The New French and Other Neighborhood Characters
I was feeling low this morning over some romantic nonsense and preparing to schlep a giant duffel of old clothes down to Housing Works so they could start a new life. Heaving the bag to the corner, I spotted tangerine stilettos and followed them up saffron spandex-wrapped legs and persimmon leather purse, fur bomber jacket, and flaxen blonde hair with coarse black roots, just marveling.
She turns around to look at me and says “Oh My God, Oh My God.” I wonder what has her so freaked out. “You are so beautiful,” she says. I laughed and thanked her, leaning my arm out for a cab. “No — you don’t understand. I was born a man. And I’ve been studying real women my whole life. And you are just so beautiful — for real.” A cab arrived, and Jasmine turned chivalrous, opening the door for me and making sure my bag got into the trunk, then asked for (and got) a big hug goodbye. We didn’t exchange numbers, so thanks for turning my day around, Jasmine.
Strolling back from depositing the dresses and trying to decide between eggs at Petite Abeille or something salady at Le Pain Quotidien, I see “The New French” written on the windows of the old Le Gamin at 522 Hudson St (btw W. 10th St and Charles St, New York, NY 10014) in Maira Kalman’s unmistakable handwriting. Peering through the windows I see a funny table of guys waving at me to enter. So I do. Adorable wall mural by Maira Kalman (detail above) and short but intriguing menu (also in Maira’s handwriting) of bistro dishes with a twist plus pho and vegetable curry.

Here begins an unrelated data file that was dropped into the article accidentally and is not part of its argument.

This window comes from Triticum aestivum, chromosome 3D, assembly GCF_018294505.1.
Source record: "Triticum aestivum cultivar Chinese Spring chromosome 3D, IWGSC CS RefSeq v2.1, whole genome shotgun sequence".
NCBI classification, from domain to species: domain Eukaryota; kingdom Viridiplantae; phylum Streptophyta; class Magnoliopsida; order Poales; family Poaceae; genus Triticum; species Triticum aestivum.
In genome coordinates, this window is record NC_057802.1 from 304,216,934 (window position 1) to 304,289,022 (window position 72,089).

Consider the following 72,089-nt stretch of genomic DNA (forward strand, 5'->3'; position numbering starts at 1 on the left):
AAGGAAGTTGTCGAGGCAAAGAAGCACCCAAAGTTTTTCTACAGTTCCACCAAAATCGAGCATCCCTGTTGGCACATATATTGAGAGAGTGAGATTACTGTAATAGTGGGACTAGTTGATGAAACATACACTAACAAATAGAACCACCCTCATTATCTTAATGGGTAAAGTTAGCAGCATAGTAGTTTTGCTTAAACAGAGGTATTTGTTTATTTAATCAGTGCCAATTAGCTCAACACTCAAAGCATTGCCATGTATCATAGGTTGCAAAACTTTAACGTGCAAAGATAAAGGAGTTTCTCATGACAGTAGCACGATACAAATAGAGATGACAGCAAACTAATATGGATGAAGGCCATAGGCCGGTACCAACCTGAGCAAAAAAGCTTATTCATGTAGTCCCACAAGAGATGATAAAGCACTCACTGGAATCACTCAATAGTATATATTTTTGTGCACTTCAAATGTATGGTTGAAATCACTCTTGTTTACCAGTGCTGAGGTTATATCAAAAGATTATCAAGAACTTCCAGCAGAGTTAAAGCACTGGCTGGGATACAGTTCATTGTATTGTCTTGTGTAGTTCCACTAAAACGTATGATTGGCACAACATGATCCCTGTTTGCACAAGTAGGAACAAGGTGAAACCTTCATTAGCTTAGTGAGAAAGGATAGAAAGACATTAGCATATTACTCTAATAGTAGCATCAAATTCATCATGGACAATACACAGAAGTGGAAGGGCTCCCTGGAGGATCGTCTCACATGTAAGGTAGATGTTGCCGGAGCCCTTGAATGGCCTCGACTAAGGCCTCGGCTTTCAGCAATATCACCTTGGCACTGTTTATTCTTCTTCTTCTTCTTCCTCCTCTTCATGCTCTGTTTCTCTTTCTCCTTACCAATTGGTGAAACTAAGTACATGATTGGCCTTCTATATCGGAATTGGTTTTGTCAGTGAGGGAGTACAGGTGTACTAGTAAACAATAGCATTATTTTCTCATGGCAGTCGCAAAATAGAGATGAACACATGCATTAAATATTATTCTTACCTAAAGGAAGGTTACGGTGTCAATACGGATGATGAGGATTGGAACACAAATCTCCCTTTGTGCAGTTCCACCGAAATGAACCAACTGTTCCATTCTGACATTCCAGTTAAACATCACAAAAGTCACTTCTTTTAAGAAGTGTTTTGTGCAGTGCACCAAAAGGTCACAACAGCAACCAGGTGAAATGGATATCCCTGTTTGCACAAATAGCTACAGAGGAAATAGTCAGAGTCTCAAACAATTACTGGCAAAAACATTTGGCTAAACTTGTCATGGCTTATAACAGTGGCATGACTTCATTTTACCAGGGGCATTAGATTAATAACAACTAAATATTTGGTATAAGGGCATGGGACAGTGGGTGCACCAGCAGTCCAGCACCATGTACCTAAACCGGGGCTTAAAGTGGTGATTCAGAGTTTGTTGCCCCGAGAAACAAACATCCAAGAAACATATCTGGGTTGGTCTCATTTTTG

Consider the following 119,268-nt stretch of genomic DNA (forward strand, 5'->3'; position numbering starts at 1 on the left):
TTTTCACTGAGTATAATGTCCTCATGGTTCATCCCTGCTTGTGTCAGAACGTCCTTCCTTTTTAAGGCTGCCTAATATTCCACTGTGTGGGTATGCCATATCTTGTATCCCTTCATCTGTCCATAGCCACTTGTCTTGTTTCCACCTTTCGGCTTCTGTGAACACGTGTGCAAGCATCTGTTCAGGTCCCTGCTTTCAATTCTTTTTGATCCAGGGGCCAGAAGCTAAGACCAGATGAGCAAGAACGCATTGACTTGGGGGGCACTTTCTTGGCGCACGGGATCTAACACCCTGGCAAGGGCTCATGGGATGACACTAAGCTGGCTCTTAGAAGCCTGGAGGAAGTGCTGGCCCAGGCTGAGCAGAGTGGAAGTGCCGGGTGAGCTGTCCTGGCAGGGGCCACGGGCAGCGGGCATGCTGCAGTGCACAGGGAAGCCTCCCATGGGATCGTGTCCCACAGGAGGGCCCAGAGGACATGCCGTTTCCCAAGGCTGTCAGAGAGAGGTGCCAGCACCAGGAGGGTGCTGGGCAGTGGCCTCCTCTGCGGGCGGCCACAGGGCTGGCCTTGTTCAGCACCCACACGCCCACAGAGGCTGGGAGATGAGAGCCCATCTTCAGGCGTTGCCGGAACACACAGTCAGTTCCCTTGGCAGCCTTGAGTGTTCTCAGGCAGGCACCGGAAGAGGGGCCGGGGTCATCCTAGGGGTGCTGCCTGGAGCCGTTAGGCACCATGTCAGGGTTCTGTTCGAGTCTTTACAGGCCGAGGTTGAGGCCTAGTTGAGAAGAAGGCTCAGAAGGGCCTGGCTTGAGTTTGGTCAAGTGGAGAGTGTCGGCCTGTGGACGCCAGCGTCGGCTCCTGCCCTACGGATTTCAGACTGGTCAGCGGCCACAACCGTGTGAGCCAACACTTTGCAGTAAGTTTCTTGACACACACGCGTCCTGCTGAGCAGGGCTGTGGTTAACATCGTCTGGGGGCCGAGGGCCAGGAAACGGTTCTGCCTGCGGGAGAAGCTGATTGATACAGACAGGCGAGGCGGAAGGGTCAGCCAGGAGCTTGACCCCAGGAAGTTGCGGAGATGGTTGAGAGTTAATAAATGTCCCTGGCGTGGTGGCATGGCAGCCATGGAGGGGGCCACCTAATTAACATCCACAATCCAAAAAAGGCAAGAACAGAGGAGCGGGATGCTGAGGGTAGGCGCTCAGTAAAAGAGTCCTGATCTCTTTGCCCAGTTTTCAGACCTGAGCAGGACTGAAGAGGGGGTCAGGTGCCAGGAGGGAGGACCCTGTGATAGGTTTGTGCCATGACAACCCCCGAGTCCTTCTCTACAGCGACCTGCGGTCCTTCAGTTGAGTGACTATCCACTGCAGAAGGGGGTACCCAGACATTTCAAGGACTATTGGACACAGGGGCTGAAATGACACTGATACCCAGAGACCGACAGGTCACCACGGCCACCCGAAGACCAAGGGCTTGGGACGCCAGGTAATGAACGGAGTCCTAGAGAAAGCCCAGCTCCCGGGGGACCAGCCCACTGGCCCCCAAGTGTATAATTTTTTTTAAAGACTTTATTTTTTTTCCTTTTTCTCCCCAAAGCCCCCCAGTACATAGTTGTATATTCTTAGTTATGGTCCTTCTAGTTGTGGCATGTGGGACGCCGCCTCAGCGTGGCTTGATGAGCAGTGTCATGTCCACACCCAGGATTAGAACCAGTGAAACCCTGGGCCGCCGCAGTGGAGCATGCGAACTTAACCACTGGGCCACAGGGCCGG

Gorilla Coffee served in a French press (naturally) with a four-minute timer. Good vibes from the kitchen and waitstaff; they seemed like they were happy to be there too. All kinds of great restaurant DNA with an owner from Blue Ribbon, and former sous chef from Tabla and Resto.
My spinach/pepper/gruyere omelette accompanied by fresh baby greens and shaved yellow beets was so lovely and delicious it conjured up the plastic bag scene from “American Beauty“. Is dinner tonight too soon to go back?
Inside the paper that accompanied me to brunch, OK Go’s Damian Kulash Jr. contributed a great op-ed “Beware the New New Thing” on Net neutrality in terms of the old rules of common carriage. Across the page, Adam Cohen editorially observed “The Already Big Thing on the Internet: Spying on Users,” explaining that the fourth amendment of the US Constitution’s bill of rights, which guarantees protection against illegal search and seizure, was originally concerned with protecting homes and bodies then extended to cover telephone communications.
He concludes that work has to be done to grant Internet communications the same level of privacy protection. I agree, but are we even still protected by the 4th? Looks to me like we’re back to Bill of Rights basics and work has to be done to assure any privacy protection at all. I guess it’s a perfect time to dig into Jonathan Zittrain’s intriguing new book, The Future of the Internet — and How to Stop It.